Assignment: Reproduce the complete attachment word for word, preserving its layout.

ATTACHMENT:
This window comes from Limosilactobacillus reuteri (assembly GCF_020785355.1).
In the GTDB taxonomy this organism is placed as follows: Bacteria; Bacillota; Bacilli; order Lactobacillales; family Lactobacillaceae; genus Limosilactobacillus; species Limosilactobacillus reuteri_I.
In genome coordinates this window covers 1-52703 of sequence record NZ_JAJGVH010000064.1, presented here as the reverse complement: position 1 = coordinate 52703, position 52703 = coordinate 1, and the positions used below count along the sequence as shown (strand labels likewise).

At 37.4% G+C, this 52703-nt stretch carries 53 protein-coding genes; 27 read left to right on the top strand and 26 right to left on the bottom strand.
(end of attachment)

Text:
This window comes from Limosilactobacillus reuteri (assembly GCF_020785355.1).
In the GTDB taxonomy this organism is placed as follows: Bacteria; Bacillota; Bacilli; order Lactobacillales; family Lactobacillaceae; genus Limosilactobacillus; species Limosilactobacillus reuteri_I.
In genome coordinates this window covers 1-52703 of sequence record NZ_JAJGVH010000064.1, presented here as the reverse complement: position 1 = coordinate 52703, position 52703 = coordinate 1, and the positions used below count along the sequence as shown (strand labels likewise).

At 37.4% G+C, this 52703-nt stretch carries 53 protein-coding genes; 27 read left to right on the top strand and 26 right to left on the bottom strand.